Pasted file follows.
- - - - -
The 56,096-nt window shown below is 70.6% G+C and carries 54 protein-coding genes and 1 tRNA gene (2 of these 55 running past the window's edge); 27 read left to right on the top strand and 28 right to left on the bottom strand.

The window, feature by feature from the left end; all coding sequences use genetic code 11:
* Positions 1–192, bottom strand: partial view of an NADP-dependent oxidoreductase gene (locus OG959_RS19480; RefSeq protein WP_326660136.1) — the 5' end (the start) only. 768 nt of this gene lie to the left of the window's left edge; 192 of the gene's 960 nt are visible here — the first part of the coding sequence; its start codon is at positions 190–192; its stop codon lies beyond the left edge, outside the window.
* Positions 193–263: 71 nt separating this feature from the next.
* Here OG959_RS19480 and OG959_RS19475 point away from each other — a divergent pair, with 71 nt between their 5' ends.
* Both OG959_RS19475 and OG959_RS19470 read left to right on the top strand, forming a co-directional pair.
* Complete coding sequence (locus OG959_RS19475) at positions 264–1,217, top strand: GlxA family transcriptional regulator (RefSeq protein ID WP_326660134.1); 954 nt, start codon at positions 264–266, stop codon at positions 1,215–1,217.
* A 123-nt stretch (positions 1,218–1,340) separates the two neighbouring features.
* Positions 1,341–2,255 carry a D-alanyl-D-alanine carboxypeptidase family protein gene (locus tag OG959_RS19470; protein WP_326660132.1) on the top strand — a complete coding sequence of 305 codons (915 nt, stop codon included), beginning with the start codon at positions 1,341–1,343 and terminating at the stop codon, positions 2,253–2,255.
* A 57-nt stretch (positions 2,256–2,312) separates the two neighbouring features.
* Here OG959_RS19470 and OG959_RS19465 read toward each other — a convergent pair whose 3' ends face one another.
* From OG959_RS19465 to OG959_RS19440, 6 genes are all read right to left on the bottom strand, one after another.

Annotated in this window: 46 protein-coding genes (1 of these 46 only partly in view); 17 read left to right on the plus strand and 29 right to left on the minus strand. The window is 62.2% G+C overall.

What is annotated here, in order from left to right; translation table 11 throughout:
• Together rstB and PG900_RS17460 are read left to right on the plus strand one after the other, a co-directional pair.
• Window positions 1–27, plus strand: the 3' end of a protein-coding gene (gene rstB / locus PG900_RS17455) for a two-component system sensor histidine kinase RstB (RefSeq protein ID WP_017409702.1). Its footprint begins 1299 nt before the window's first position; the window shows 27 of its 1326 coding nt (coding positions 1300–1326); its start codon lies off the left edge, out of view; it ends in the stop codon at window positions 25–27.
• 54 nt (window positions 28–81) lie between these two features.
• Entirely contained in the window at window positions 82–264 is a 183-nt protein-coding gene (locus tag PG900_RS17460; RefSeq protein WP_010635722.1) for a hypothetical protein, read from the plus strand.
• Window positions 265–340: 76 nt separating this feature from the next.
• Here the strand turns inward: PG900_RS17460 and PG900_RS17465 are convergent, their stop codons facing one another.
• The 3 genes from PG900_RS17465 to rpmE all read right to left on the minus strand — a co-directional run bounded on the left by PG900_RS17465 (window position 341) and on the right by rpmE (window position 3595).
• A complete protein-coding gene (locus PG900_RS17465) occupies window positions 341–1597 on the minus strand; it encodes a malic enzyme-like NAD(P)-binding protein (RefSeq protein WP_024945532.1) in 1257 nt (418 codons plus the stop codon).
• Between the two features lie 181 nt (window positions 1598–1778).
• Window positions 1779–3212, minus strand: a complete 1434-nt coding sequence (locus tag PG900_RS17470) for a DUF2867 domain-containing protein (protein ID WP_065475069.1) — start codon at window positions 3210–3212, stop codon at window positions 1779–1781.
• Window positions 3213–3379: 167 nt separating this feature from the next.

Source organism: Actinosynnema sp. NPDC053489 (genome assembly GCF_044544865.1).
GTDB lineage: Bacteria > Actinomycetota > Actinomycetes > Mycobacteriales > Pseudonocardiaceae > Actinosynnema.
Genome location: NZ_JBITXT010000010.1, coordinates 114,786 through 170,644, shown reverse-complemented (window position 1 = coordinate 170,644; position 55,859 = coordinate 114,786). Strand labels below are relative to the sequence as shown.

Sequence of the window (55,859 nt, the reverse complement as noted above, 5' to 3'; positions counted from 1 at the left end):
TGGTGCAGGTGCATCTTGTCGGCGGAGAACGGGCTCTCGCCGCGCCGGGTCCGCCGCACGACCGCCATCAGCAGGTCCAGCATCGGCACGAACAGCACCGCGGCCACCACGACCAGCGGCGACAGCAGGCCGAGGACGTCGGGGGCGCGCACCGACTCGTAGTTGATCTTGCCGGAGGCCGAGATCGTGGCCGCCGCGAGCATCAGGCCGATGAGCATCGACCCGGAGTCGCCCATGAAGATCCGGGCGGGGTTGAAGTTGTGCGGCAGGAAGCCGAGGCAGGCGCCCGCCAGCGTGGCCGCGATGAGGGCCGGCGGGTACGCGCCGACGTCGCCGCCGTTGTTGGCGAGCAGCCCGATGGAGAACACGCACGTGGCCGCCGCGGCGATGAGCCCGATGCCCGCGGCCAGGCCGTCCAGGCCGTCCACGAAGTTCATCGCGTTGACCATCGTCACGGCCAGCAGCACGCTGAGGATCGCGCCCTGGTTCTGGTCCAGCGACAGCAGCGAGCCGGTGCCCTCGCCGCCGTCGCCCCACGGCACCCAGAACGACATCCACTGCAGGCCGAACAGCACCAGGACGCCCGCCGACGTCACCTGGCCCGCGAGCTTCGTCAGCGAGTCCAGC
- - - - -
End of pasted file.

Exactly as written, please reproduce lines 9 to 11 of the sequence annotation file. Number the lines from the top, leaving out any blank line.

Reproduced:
* Positions 1,341–2,255 carry a D-alanyl-D-alanine carboxypeptidase family protein gene (locus tag OG959_RS19470; protein WP_326660132.1) on the top strand — a complete coding sequence of 305 codons (915 nt, stop codon included), beginning with the start codon at positions 1,341–1,343 and terminating at the stop codon, positions 2,253–2,255.
* A 57-nt stretch (positions 2,256–2,312) separates the two neighbouring features.
* Here OG959_RS19470 and OG959_RS19465 read toward each other — a convergent pair whose 3' ends face one another.